But Julie had one idea in mind that was risky but doable- always remember, good ideas are created between the border lines of insanity and genius. She used every trick in the book, from 17th century stagecraft to African costume design and Asian puppetry. The result was a groundbreaking fusion of high art and lowbrow good fun.

As we all know today, Lion King became a major hit on Broadway; all because of a GREAT IDEA. In 1998, Julie Taymore became the first woman to ever win a Tony award for Best Director. “Lion King” took home five more awards that night.

Hollywood director and Actor: Tyler Perry once said that all it takes is one great idea, and that idea will give birth to the rest. Click on link to watch full video

You are an agent of original genius coaxing atoms into form, following an intelligence that exceeds the limits of your mind, training, and evolutionary perspective. Yet wild success is about discovering your own footprints in an emerging world. It’s about writing your own ticket. The answer you may be seeking to the questions which have caused you to ponder over the strangeness of life may be found in your own mind, through some idea which may spring into your mind.

How To Create & Turn An Idea Into Reality

That said, let’s look at practical ways to create and turn an idea into reality:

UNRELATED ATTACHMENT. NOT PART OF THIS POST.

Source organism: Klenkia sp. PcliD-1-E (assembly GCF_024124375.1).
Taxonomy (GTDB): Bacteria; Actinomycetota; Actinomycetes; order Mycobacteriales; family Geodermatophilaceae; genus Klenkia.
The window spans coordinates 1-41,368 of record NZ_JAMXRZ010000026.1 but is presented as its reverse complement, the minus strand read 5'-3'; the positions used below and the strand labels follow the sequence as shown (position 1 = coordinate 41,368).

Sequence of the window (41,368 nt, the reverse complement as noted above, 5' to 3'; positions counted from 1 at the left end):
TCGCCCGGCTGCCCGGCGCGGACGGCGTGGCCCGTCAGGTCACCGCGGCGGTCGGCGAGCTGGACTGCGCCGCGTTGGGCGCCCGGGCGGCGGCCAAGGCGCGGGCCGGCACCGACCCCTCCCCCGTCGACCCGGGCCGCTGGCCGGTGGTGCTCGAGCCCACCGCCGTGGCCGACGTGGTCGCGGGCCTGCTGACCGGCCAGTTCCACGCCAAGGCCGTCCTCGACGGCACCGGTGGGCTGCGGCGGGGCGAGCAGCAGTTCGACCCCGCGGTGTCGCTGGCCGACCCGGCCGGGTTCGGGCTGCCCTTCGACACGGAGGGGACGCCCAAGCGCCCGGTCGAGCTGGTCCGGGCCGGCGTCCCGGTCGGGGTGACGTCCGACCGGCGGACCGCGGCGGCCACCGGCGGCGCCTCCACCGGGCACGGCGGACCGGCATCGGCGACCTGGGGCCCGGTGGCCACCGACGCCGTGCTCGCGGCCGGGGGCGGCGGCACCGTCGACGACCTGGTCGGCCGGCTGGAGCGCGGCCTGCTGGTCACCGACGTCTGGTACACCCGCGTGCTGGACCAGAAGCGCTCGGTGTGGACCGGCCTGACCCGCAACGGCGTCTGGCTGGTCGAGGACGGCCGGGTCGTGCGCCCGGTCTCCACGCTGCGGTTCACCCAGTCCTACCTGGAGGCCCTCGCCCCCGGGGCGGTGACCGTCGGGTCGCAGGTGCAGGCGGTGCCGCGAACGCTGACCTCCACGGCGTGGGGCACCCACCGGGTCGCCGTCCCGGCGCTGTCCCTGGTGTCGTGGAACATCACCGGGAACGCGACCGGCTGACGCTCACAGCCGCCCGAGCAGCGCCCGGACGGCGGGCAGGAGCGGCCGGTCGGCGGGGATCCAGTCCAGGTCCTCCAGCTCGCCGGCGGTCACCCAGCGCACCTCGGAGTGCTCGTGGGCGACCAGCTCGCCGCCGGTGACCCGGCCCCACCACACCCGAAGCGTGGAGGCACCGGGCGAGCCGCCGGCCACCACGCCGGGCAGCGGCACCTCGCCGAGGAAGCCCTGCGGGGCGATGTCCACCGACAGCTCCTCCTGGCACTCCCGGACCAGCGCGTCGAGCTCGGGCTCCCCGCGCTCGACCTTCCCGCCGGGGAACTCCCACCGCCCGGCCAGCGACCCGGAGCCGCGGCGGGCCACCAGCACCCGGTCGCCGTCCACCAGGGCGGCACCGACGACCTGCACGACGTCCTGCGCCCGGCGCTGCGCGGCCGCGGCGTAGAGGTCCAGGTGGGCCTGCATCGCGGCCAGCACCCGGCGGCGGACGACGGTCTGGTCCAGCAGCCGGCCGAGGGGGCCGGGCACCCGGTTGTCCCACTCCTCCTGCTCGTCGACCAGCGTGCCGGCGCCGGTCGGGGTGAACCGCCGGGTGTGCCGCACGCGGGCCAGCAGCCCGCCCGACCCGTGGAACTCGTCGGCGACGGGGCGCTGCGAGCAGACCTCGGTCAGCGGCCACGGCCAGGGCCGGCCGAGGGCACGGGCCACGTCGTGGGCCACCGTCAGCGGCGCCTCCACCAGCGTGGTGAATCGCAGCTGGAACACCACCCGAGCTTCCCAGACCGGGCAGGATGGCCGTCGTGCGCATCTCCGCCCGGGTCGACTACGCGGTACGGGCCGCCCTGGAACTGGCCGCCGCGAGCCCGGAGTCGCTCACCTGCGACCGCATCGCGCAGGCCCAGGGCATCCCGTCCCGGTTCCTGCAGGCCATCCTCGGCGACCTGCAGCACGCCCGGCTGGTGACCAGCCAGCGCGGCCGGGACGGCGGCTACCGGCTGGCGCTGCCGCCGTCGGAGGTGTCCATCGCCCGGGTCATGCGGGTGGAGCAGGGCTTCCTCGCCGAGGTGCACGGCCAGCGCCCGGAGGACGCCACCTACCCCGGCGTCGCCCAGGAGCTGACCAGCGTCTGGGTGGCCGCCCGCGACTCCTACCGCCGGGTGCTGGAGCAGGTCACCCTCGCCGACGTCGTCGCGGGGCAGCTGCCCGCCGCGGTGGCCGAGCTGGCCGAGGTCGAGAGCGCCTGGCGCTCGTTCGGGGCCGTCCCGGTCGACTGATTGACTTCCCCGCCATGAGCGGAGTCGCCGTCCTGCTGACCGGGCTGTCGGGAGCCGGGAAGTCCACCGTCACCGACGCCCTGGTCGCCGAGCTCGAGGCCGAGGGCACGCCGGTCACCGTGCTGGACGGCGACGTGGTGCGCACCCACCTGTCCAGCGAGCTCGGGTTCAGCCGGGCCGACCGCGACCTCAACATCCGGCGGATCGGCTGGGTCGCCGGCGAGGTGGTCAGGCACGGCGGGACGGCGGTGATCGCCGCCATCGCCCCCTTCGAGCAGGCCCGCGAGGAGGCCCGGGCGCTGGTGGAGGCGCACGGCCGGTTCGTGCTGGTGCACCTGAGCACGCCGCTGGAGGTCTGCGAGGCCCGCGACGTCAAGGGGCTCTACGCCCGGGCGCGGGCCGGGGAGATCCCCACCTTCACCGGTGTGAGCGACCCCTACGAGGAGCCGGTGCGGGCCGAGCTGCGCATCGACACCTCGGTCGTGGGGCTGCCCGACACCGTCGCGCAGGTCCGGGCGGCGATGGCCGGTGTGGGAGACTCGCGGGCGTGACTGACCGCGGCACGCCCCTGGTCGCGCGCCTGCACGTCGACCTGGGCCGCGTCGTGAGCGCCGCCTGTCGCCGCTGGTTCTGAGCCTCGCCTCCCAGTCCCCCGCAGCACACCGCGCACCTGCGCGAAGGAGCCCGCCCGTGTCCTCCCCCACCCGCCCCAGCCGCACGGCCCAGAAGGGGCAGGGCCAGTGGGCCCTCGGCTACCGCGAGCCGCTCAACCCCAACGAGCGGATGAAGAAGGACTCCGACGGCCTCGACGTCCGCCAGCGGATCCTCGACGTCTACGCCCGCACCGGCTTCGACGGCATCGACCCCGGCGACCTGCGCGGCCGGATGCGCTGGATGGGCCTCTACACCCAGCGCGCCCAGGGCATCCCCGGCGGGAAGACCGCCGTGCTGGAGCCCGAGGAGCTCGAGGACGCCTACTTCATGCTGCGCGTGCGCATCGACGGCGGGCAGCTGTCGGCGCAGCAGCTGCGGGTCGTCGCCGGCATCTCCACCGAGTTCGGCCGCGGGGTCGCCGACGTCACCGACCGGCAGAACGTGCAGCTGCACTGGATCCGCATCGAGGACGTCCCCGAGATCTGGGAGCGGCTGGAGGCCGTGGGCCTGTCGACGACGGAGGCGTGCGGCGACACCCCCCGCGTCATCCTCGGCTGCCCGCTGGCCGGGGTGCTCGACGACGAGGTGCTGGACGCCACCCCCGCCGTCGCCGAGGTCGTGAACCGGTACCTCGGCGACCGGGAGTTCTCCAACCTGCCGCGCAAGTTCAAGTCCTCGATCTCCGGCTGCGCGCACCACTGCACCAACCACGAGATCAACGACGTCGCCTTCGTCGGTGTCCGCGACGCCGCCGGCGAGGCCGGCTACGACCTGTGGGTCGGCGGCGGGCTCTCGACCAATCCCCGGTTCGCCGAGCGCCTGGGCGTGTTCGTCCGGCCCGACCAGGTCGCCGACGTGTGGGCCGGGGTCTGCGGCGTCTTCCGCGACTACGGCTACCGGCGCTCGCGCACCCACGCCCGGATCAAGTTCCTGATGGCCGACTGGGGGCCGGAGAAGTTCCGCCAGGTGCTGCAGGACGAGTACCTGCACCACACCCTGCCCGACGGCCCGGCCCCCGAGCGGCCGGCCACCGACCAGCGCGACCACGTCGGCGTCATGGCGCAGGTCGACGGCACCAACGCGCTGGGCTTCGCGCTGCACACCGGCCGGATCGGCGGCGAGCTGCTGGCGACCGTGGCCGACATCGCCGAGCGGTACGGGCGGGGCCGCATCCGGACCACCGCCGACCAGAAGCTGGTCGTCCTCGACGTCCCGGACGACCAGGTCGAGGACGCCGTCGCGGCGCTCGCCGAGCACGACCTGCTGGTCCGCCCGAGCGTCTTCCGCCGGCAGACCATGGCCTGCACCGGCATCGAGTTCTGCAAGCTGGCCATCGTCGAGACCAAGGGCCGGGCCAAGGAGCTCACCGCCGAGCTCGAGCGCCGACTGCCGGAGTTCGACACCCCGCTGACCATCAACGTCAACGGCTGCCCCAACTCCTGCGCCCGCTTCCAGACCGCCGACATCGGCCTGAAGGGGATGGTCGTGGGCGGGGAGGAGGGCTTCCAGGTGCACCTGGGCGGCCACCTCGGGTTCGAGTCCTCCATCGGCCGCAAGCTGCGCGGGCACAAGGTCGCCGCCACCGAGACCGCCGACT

1. Create a burning desire: Ideas come from within. Call it a hunch, inspiration, prayer, or intuition. The driving force is desire. Knowing what one wants. Start by following your gut passion.
Our brains become magnetized with the dominating thoughts which we hold in our minds, and, by means with which no man is familiar, these magnets attract to us the forces, the people, and the circumstances of life which harmonize with the nature of our dominating thoughts.

2. Write it down: learn to commit all your ideas to paper as soon as possible. No matter how insane or wired the idea sounds, it is very important that you write it down. Most great ideas are short spanned. Meaning they flash through your mind like a speed of light. Trust me; you do not want to forget an idea that just flashed your mind. It might just be the jackpot you’ve been waiting for.